American “ninja” bombs have struck two Hay’at Tahrir al-Sham commanders in the town of Atmeh in northern Idleb on Dec. 3, 2019.
Images were distributed of the remains of the bomb, which had blades that breached the roof of the vehicle carrying the commander, which killed him and the driver sitting beside him, in the second use of this type of weapon since 2017.
Abou Ahmed al-Muhajir
Abou Ahmed al-Muhajir was killed in a strike on Tuesday. He had been a trainer at Tahrir al-Sham’s central military academy, according to a paper that he had been carrying for passage across checkpoints and which was found beside his body.
Little is known about him, except that he was a trainer of the elite teams in the group, which were called the Red Headbands.
The name “Red Headbands” is connected with all special operations Tahrir al-Sham has announced, and it promotes them as prominent fighters who are trained in all martial skills and who work “behind enemy lines” and from time to time their name comes up in attacks announced by the group that target Assad forces positions around Idleb province and the Hama and Aleppo countrysides.
Elite fighters receive training from the “Islamic Blackwater,” known as “Malhama Tactical,” founded by fighters who came from Russia and other former Soviet states, most of them who received training in the special forces in their countries. They are headed by Abou Salman al-Belarussi, who was a former assistant in the Russian special forces.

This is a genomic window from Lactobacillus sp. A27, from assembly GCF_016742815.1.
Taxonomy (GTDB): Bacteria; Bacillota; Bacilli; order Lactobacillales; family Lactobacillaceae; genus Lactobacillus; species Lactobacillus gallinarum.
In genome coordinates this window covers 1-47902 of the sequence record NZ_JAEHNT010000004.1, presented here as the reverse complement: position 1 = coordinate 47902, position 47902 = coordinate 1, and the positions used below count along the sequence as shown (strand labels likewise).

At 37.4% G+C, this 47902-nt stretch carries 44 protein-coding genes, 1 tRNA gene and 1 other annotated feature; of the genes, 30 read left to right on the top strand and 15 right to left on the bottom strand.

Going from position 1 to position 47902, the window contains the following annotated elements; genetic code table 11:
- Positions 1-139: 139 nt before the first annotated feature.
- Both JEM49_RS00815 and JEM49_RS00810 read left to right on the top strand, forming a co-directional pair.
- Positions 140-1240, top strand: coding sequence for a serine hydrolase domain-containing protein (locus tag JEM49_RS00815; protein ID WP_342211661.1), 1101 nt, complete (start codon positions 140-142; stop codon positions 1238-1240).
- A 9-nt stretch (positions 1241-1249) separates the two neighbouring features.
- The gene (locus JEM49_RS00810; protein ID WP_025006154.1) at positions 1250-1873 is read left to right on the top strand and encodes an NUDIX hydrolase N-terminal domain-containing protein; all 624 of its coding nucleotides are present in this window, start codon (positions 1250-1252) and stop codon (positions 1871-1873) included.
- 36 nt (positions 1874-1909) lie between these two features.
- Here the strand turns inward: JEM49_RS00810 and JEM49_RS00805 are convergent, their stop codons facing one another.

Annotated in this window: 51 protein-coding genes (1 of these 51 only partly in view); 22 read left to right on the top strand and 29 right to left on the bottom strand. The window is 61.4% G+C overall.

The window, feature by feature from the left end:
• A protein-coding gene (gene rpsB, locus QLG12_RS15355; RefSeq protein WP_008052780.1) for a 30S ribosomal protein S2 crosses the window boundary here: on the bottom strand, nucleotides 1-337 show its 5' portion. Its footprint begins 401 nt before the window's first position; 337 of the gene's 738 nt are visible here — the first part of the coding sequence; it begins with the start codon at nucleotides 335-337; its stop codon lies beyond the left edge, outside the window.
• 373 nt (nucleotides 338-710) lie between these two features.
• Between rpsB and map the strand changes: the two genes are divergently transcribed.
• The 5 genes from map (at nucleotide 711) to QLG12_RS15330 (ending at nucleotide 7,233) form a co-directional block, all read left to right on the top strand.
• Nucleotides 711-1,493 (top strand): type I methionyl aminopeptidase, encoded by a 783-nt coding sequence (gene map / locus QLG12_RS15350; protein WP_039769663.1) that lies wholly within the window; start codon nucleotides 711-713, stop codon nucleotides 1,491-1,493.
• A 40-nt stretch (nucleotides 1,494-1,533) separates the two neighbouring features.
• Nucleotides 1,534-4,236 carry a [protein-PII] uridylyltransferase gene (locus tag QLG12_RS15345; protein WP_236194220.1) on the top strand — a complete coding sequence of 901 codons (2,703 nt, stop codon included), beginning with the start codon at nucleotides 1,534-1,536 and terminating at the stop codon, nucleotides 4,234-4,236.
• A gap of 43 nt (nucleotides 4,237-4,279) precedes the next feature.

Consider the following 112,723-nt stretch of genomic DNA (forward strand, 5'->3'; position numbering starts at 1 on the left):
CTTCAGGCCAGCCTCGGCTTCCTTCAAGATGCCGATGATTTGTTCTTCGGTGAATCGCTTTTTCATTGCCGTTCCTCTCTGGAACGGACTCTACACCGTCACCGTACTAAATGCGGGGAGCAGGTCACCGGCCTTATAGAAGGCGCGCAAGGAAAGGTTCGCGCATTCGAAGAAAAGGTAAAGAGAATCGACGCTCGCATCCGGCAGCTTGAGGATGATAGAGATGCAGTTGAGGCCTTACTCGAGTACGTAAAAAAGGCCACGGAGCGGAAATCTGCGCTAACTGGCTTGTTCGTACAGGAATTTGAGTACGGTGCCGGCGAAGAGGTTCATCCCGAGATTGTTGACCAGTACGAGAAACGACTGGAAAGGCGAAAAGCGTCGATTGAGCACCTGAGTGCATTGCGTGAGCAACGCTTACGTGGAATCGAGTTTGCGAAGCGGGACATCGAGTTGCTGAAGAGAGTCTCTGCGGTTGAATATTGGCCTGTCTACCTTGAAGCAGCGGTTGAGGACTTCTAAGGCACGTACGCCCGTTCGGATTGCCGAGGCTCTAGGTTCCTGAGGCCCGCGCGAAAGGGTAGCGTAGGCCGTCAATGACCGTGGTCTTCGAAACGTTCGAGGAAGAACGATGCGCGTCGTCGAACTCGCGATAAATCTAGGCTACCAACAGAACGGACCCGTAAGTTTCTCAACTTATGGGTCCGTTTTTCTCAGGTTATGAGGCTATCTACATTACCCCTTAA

Abou al-Khair al-Masri
The first person to be targeted by American “ninja” bombs was Ahmed Hassan Abou al-Khair al-Masri, who was killed in February 2017, in a strike carried out by the America intelligence agency, near the al-Mastouma camp in the Idleb countryside. At that time, they had not revealed the existence of the secret weapon.
Media reported that Masri had been a commander in Hay’at Tahrir al-Sham, which was denied by the group. His full name was Abdullah Mohamed Ragab Abdel Rahman, and was born in northern Egypt in 1957.
The United States put his name on the terrorism list in 2005. He entered Syria in 2016 and jihadist accounts said that he had been responsible for logistical matters and movements for al-Qaeda operatives who carried out foreign missions. He worked at the end of the 1980s with a group of supporters of al-Qaeda’s ideology in Egypt.
This article was translated and edited by The Syrian Observer. The Syrian Observer has not verified the content of this story. Responsibility for the information and views set out in this article lies entirely with the author.